Nancy Chaffin's Reviews > Getting Away with Murder: The True Story of the Emmett Till Case

Getting Away with Murder by Chris Crowe
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Jun 09, 2010

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Read in June, 2010

In August 1955, a young black boy named Emmitt Till traveled to Money, Mississippi to spend some of his summer vacation with his cousins. After he arrived in the community, the charismatic youth quickly won the attention of his peers with his “lack of fear of white people” and they urged him to demonstrate his courage by going into the local store and asking the white clerk for a date. He responded to their dare and went into the store where he crossed an invisible “Jim Crow line” by accosting the young woman and, as he came out of the store, wolf whistling. Fearing repercussions, his friends took him home; tragically, three nights later the woman’s husband and brother-in-law took Emmitt from his uncle’s home and, after beating him severely about the head, drove him to the river and shot him.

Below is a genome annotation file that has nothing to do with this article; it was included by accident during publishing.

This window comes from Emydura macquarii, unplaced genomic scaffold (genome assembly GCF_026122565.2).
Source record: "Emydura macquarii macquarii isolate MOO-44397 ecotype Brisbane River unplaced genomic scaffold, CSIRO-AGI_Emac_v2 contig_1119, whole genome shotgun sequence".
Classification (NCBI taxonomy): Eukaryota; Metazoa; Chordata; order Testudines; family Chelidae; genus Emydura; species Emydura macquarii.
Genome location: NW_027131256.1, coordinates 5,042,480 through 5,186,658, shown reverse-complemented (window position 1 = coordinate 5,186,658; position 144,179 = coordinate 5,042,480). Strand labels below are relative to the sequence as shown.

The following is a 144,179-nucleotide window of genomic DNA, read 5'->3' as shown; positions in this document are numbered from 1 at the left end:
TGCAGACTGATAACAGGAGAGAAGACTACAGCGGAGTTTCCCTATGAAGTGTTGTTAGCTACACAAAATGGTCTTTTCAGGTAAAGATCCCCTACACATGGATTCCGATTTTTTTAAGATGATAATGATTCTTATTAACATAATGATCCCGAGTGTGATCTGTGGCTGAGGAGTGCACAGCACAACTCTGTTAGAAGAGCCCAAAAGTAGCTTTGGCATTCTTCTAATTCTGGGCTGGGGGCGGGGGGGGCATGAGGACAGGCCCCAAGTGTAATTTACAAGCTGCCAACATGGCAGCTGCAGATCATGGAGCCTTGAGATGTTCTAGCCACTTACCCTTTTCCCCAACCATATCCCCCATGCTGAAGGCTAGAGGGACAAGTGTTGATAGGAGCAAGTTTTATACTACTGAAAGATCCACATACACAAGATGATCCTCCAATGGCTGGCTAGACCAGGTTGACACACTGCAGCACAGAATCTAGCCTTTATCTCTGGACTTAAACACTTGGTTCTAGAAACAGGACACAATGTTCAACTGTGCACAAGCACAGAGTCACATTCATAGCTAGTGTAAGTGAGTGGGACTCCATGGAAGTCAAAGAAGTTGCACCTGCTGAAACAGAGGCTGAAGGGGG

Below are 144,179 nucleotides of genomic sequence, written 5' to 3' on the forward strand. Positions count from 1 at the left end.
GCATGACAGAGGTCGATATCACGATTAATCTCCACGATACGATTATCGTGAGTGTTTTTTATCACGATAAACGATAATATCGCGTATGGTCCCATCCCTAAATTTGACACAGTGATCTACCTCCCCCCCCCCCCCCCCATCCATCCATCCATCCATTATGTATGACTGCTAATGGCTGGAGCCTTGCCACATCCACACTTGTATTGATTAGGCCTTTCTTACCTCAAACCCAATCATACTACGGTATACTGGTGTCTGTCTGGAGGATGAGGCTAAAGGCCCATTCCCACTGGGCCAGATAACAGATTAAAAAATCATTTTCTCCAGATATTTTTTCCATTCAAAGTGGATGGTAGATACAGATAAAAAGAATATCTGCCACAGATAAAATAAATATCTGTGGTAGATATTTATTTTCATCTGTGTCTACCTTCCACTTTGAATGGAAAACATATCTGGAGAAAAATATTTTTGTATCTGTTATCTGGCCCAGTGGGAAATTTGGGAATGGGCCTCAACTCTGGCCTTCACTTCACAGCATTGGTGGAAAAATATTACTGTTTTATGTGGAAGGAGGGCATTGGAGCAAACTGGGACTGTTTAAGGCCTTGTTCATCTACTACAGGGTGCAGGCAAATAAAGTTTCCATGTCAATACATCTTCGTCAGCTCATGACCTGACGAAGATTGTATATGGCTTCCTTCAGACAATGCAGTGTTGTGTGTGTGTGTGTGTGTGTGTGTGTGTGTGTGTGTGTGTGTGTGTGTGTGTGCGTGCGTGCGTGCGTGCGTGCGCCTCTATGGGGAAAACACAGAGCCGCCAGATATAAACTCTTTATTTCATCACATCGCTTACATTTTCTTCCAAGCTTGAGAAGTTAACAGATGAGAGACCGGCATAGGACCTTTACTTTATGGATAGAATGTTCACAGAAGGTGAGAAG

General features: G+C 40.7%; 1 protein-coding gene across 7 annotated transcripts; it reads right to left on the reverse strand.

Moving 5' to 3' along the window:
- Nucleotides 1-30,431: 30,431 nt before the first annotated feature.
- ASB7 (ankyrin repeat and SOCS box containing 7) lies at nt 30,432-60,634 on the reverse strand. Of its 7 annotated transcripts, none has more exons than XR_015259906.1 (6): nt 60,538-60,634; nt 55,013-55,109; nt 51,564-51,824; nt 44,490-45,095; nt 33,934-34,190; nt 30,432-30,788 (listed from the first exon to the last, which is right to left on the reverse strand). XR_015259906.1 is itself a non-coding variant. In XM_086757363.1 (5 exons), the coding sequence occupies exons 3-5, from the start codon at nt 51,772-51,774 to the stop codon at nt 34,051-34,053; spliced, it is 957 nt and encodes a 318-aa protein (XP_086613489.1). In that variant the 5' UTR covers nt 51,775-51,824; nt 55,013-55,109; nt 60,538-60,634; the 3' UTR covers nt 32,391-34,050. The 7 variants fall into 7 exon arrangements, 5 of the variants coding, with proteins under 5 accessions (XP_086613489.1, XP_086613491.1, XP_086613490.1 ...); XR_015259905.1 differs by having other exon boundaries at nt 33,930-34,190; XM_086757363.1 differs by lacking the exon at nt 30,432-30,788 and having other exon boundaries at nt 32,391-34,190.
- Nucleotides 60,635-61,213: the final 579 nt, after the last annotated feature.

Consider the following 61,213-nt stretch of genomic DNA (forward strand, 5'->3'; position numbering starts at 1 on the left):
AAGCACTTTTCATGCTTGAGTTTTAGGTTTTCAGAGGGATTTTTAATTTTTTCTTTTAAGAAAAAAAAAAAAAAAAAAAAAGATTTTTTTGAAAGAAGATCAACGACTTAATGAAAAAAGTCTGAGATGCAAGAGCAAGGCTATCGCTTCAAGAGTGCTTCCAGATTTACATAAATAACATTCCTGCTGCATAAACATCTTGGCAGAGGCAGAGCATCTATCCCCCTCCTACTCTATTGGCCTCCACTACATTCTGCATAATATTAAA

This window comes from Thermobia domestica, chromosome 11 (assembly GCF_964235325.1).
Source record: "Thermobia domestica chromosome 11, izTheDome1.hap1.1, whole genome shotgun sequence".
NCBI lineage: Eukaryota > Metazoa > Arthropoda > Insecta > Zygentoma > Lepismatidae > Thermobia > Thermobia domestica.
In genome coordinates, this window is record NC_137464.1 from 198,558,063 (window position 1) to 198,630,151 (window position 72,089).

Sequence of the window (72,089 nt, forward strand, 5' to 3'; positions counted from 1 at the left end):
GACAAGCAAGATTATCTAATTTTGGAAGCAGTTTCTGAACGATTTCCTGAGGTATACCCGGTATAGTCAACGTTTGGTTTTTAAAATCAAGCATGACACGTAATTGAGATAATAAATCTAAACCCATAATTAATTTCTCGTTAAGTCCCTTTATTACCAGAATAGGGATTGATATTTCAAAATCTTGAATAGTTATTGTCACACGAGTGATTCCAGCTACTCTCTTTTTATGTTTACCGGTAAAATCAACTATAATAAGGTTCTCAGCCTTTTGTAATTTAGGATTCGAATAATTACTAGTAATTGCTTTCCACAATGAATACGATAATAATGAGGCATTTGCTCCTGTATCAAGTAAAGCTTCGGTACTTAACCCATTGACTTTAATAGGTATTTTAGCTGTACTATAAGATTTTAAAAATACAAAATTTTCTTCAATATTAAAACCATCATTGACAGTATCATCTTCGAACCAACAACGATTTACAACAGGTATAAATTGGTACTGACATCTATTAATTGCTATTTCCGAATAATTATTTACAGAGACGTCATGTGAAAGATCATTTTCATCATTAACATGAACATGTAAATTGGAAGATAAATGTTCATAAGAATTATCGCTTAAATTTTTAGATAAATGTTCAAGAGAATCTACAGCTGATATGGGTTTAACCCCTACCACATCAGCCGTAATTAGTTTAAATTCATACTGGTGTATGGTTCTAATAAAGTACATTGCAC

A young fourteen-year-old boy, Emmitt Till's death aroused sympathy in people of all color throughout the nation and is credited with triggering the civil rights movement. Author Chris Crowe provided a detailed account of his life and death, the murder trial, and the concurrent events that moved black people to unite against racial injustice.

The book provides an accurate account of a crucial historical event in an interesting and thought provoking style. Using pictures and dialogue, Crowe engages the reader and ignites feelings of fear, outrage, and sorrow at the horror human beings can inflict on one another. The book is an important read for teens and adults.


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